Federico Guzmán

Galería Tomas March

WITH SO MANY WORKS taking the body as the basis of their aesthetic discourse, it comes as a relief to find an artist who reflects on other living materials. Federico Guzmán deals with plants as organic beings on which humankind has left a considerable imprint. In doing so, he works to dismantle aspects of the Western idea of the Americas, constructed in part through European botanical expeditions of past centuries. The graphic representation of American flora was born of an error: the idea of exploration, that is, the discovery of “new” species (ones unknown to Europe).

Guzmán attempts to represent plants in all their diverse aspects, using large-format watercolors, canvases, photographs, and drawings. Among them is Yagé, 2000 depicting the climbing liana that is recognized in Amazonia as a medicine and plant of knowledge. Guzmán has painted it from a photograph taken in Colombia. The work's full title lists more than eighty names, which is telling: What enormous importance this plant—considered sacred—has had. In Achiote, 2000, Guzmán takes a botanical illustration from the eighteenth century and distorts it by superimposing onto it the pigment of the plant itself, which certain indigenous communities used to paint their skin during celebrations. By smearing the image fabricated in the books, Guzmán tries to return to the image of the plant its actual properties.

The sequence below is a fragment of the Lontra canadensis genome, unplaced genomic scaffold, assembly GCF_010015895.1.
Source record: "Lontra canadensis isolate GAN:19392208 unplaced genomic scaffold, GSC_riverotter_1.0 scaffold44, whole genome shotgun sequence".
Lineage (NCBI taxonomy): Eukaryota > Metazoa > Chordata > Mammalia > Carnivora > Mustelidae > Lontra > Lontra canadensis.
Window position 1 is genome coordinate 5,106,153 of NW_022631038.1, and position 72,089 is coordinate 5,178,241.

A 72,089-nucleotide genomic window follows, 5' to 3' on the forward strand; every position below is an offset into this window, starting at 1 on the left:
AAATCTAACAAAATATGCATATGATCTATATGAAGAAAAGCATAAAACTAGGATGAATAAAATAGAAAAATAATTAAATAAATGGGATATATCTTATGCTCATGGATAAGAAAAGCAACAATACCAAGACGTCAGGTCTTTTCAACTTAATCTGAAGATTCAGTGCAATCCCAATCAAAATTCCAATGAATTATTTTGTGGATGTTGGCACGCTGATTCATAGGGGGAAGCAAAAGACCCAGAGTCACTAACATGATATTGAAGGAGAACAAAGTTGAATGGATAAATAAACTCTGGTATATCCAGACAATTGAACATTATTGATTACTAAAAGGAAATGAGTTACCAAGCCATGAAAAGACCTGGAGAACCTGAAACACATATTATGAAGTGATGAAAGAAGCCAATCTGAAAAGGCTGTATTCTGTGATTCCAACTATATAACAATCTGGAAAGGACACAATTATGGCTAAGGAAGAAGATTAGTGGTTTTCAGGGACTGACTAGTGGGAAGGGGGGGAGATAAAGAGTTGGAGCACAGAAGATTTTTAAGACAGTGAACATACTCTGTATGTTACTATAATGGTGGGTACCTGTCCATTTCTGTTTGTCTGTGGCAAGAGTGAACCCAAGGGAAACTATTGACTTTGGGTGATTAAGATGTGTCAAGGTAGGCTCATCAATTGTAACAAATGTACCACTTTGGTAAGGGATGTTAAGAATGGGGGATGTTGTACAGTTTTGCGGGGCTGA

The most extensive series in this exhibition, composed of seven pieces, is called “Yerbas dulces” (Sweet herbs), 2001. Centered on canvases with white backgrounds are bare, schematic drawings of plants; along with these, in juxtaposed fragments, Guzmán has included news items from the Colombian press, as if he wanted nature and culture (be it a violent and exploitative one) to appear on a parallel plane. For example, texts about proceedings by a district attorney's office to investigate 190 notaries coexist with the demands of indigenous communities: “The p'was consider the exploitation of petroleum to be detrimental to their culture,” reads one of the reports from the newspaper. Drug crops also exist and are discussed, for instance the use of cocaine for medical purposes. Here resides another truth about plants and their functions: the richness that sprouts forth from them, their curative properties.

Photography, along with painting and drawing, helps the artist on his way through a world that refutes the order and harmony of logic-centered mentalities. In one image may be detected amid some leafy vegetation a man whose face we do not see; his crippled hands seem to graze some coca leaves. In another photograph somebody has arranged clusters of shrubs and herbs on a page of a newspaper. To whom do these belong? What use can they be given? We do not know. We are too accustomed to immediate responses in a world that refuses to hear the vital and uncontrollable murmur of nature. This is what Guzmán appears to propose as the object of artistic knowledge and reflection.

Juan Vicente Aliaga

Translated from Spanish by Michèle Faguet.